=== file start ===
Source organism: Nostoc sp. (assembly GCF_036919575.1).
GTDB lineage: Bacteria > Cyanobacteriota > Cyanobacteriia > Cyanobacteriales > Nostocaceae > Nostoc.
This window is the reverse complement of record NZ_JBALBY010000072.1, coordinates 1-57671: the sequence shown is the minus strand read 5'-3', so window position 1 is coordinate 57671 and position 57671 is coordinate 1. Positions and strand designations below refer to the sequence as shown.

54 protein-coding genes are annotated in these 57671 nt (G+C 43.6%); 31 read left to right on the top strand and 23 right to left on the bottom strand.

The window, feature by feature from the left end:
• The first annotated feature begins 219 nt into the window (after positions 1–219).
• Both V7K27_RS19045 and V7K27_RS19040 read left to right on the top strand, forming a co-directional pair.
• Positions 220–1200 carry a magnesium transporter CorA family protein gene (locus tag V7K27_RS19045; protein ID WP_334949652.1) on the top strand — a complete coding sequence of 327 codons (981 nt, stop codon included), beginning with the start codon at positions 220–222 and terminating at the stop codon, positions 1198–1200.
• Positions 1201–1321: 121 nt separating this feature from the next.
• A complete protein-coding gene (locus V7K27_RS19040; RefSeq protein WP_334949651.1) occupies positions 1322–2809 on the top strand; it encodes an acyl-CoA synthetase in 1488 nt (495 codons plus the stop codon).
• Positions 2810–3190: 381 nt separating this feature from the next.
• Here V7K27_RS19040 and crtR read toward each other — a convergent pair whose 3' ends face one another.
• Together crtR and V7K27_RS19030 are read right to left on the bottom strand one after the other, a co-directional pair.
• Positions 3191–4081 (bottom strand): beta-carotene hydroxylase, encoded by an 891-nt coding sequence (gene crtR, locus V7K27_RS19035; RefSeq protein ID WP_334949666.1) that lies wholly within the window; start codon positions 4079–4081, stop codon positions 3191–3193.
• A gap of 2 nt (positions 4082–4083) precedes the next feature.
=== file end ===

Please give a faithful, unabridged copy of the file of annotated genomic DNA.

Source organism: Nostoc sp. (assembly GCF_036919575.1).
GTDB lineage: Bacteria > Cyanobacteriota > Cyanobacteriia > Cyanobacteriales > Nostocaceae > Nostoc.
This window is the reverse complement of record NZ_JBALBY010000072.1, coordinates 1-57671: the sequence shown is the minus strand read 5'-3', so window position 1 is coordinate 57671 and position 57671 is coordinate 1. Positions and strand designations below refer to the sequence as shown.

54 protein-coding genes are annotated in these 57671 nt (G+C 43.6%); 31 read left to right on the top strand and 23 right to left on the bottom strand.

The window, feature by feature from the left end:
• The first annotated feature begins 219 nt into the window (after positions 1–219).
• Both V7K27_RS19045 and V7K27_RS19040 read left to right on the top strand, forming a co-directional pair.
• Positions 220–1200 carry a magnesium transporter CorA family protein gene (locus tag V7K27_RS19045; protein ID WP_334949652.1) on the top strand — a complete coding sequence of 327 codons (981 nt, stop codon included), beginning with the start codon at positions 220–222 and terminating at the stop codon, positions 1198–1200.
• Positions 1201–1321: 121 nt separating this feature from the next.
• A complete protein-coding gene (locus V7K27_RS19040; RefSeq protein WP_334949651.1) occupies positions 1322–2809 on the top strand; it encodes an acyl-CoA synthetase in 1488 nt (495 codons plus the stop codon).
• Positions 2810–3190: 381 nt separating this feature from the next.
• Here V7K27_RS19040 and crtR read toward each other — a convergent pair whose 3' ends face one another.
• Together crtR and V7K27_RS19030 are read right to left on the bottom strand one after the other, a co-directional pair.
• Positions 3191–4081 (bottom strand): beta-carotene hydroxylase, encoded by an 891-nt coding sequence (gene crtR, locus V7K27_RS19035; RefSeq protein ID WP_334949666.1) that lies wholly within the window; start codon positions 4079–4081, stop codon positions 3191–3193.
• A gap of 2 nt (positions 4082–4083) precedes the next feature.